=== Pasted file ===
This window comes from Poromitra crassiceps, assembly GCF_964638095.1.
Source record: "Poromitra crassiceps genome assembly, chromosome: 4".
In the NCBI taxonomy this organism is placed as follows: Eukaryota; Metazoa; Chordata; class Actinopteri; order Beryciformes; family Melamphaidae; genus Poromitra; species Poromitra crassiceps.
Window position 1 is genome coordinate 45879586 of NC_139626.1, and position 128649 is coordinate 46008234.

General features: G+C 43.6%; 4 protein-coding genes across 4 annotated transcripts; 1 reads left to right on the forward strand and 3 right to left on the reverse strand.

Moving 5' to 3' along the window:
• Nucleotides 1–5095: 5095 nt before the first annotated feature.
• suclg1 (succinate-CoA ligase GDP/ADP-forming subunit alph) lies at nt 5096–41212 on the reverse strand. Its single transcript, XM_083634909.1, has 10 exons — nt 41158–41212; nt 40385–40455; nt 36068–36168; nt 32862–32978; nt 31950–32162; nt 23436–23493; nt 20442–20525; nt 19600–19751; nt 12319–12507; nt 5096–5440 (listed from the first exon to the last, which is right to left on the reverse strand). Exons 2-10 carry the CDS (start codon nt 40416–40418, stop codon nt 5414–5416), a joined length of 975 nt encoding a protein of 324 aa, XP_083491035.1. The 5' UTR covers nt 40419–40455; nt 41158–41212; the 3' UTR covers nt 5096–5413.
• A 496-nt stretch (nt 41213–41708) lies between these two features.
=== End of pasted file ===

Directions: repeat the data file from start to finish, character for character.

This window comes from Poromitra crassiceps, assembly GCF_964638095.1.
Source record: "Poromitra crassiceps genome assembly, chromosome: 4".
In the NCBI taxonomy this organism is placed as follows: Eukaryota; Metazoa; Chordata; class Actinopteri; order Beryciformes; family Melamphaidae; genus Poromitra; species Poromitra crassiceps.
Window position 1 is genome coordinate 45879586 of NC_139626.1, and position 128649 is coordinate 46008234.

General features: G+C 43.6%; 4 protein-coding genes across 4 annotated transcripts; 1 reads left to right on the forward strand and 3 right to left on the reverse strand.

Moving 5' to 3' along the window:
• Nucleotides 1–5095: 5095 nt before the first annotated feature.
• suclg1 (succinate-CoA ligase GDP/ADP-forming subunit alph) lies at nt 5096–41212 on the reverse strand. Its single transcript, XM_083634909.1, has 10 exons — nt 41158–41212; nt 40385–40455; nt 36068–36168; nt 32862–32978; nt 31950–32162; nt 23436–23493; nt 20442–20525; nt 19600–19751; nt 12319–12507; nt 5096–5440 (listed from the first exon to the last, which is right to left on the reverse strand). Exons 2-10 carry the CDS (start codon nt 40416–40418, stop codon nt 5414–5416), a joined length of 975 nt encoding a protein of 324 aa, XP_083491035.1. The 5' UTR covers nt 40419–40455; nt 41158–41212; the 3' UTR covers nt 5096–5413.
• A 496-nt stretch (nt 41213–41708) lies between these two features.